Indeed, HPP at the conditions normally used in the food industry (up to 600 MPa/87,000 psi, 1-6 min, 4-25 °C/39-77 °F) does not inactivate bacterial spores. Spores are structures that protect certain microorganisms against non-favorable environments. When conditions become favorable, spores can grow and represent a public health hazard. In the particular case of C. botulinum, spore germination and outgrowth is associated with the production of the lethal botulinum neurotoxin. Nonetheless, spores themselves are innocuous and any product with intrinsic characteristics that prevent their growth is considered safe for consumption.
Hiperbaric’s research to evaluate safety of HPP coconut water
Although growth of C. botulinum in tender coconut water is theoretically possible given its low acidity (pH >4.6), there is a lack epidemiology evidence. Over the past 50 years, the consumption of coconut products has been associated with Salmonella spp. and Vibrio spp. outbreaks, but not to botulism outbreaks. Similarly, no studies had been conducted to assess the growth potential of C. botulinum spores in the tropical beverage. In order to fill this research gap, Hiperbaric started an ambitious collaboration with two world-renowned institutions: KU Leuven (Belgium) and the Quadram Institute (UK).
The first stages of Hiperbaric’s research aimed to evaluate whether tender Thai coconut water from the Green Dwarf variety supported C. botulinum spore growth. Promising results from this work suggest that other intrinsic factors apart from coconut water acidity should be considered to adequately assess the risk of growth and botulinum neurotoxin production in coconut water (additional details can be found in this Open Access publication).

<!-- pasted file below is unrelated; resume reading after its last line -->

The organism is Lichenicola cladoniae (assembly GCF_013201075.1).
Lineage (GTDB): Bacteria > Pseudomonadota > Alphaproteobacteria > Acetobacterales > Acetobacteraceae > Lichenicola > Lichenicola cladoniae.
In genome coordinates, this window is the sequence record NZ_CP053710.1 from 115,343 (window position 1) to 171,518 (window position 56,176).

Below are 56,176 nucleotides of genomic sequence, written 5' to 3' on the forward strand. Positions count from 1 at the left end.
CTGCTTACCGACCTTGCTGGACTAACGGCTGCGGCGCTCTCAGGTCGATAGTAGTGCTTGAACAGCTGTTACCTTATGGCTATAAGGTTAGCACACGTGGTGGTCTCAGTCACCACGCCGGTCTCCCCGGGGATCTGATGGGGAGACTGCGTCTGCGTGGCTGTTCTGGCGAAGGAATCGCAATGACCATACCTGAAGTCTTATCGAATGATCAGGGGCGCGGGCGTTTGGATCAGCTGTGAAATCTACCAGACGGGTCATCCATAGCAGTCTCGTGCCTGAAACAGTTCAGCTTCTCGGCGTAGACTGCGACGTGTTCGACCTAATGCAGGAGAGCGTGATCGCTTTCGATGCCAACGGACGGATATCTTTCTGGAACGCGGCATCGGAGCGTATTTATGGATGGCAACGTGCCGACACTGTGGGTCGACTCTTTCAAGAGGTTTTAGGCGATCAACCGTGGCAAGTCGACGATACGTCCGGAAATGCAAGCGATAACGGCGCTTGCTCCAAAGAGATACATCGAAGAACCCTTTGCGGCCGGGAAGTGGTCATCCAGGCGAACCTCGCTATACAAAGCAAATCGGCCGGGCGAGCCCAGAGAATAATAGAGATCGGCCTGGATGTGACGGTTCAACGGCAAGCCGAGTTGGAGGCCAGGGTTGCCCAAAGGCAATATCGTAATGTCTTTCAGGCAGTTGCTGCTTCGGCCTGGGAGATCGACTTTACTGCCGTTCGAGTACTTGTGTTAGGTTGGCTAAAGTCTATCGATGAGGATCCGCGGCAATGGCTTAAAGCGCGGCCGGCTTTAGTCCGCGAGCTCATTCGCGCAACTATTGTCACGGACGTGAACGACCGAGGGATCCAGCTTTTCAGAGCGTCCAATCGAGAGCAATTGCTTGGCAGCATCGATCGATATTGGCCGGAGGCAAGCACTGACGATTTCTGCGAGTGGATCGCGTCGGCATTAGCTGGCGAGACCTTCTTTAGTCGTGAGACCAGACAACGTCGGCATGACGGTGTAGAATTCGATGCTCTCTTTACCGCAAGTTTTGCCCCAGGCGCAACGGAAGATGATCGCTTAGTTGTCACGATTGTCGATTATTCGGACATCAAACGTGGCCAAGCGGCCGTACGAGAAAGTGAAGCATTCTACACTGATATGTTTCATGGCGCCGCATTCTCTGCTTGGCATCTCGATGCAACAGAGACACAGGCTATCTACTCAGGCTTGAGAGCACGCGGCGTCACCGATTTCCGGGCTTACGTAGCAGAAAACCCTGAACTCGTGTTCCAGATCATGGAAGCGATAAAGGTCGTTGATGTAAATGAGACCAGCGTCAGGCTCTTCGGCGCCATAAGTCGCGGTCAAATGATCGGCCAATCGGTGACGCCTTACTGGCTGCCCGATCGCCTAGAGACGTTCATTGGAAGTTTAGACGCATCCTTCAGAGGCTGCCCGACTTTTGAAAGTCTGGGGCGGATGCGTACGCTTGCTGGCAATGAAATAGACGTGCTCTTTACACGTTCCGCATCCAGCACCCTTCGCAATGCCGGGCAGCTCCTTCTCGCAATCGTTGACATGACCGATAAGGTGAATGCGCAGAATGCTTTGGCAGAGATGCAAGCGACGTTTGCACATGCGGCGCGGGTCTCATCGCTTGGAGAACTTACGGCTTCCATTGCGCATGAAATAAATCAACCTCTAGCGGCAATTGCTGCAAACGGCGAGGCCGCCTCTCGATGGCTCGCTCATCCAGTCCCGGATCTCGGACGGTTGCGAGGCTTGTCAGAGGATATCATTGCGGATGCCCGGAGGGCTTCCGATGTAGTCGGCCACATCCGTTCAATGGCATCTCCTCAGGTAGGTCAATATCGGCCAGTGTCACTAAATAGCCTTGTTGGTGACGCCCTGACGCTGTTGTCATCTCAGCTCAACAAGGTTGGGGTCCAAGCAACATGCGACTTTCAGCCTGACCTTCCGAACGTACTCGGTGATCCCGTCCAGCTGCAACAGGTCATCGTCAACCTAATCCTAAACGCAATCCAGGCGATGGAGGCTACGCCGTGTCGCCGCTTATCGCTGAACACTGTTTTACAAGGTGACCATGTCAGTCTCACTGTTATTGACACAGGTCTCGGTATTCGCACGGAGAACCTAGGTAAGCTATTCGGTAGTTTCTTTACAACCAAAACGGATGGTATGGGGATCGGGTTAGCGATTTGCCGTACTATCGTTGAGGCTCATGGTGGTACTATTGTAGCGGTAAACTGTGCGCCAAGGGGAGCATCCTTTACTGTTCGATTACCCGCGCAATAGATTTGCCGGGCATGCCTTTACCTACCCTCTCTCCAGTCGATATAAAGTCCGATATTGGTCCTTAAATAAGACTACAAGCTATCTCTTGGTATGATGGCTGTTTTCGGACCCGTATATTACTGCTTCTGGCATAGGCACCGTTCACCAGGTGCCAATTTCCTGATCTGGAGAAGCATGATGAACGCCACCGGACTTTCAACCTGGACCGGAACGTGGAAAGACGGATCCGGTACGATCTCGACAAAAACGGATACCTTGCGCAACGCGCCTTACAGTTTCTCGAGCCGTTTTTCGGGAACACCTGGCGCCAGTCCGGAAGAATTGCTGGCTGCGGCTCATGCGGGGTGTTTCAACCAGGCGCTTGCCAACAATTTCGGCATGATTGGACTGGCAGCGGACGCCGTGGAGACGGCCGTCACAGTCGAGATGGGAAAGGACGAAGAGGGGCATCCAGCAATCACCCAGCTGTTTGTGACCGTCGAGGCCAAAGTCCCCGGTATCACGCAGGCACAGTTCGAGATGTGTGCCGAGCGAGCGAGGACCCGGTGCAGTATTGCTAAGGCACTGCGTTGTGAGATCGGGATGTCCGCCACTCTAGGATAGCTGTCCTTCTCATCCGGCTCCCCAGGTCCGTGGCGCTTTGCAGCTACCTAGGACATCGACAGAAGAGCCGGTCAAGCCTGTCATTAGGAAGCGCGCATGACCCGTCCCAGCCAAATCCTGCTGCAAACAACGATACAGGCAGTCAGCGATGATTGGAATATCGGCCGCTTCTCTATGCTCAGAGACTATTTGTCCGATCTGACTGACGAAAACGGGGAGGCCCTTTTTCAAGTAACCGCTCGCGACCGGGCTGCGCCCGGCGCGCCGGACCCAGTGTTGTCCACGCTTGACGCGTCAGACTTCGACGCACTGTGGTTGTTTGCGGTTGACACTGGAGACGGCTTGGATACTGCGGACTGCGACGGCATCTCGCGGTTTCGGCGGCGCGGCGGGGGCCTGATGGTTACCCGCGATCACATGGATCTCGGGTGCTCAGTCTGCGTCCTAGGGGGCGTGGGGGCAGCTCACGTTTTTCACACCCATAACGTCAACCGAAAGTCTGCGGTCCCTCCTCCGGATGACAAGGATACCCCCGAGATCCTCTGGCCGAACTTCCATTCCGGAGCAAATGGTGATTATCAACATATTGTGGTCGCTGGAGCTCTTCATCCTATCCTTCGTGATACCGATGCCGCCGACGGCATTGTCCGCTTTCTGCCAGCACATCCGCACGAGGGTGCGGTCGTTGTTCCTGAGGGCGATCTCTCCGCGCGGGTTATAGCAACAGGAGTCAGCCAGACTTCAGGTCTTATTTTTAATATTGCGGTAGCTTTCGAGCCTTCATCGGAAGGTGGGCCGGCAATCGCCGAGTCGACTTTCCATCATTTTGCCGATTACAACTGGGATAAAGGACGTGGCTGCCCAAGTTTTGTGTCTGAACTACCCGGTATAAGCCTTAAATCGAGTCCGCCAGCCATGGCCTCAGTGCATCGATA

In-depth research conducted at the Quadram Institute targeted the identification of the specific factors that prevent C. botulinum spore outgrowth and botulinum neurotoxin production in coconut water. Once identified, it will be possible to conclude whether the spore-former should be considered the microorganism of concern in the hazard analysis of the high-pressure processed tropical beverage. Preliminary results were presented in the European Symposium of the International Association for Food Protection, and suggest that tender coconut water is a poor substrate for growth and neurotoxin production by nonproteolytic C. botulinum and proteolytic C. botulinum due to a combination of relatively low pH and nutrient limitation.
More details regarding high-pressure processed coconut water will be discussed by Dr. Mario González, Applications and Food Processing specialist at Hiperbaric during the Annual Conference of the Cold Pressure Council held in Las Vegas (September 28-29, 2021). Join this benchmark event to learn more about global HPP insights, success of HPP across industries and multiple panels for in depth discussions.
Contact us if you wish to know more about other issue related to HPP technology. Our specialists and doctors will be more than glad to answer your questions or doubts personally.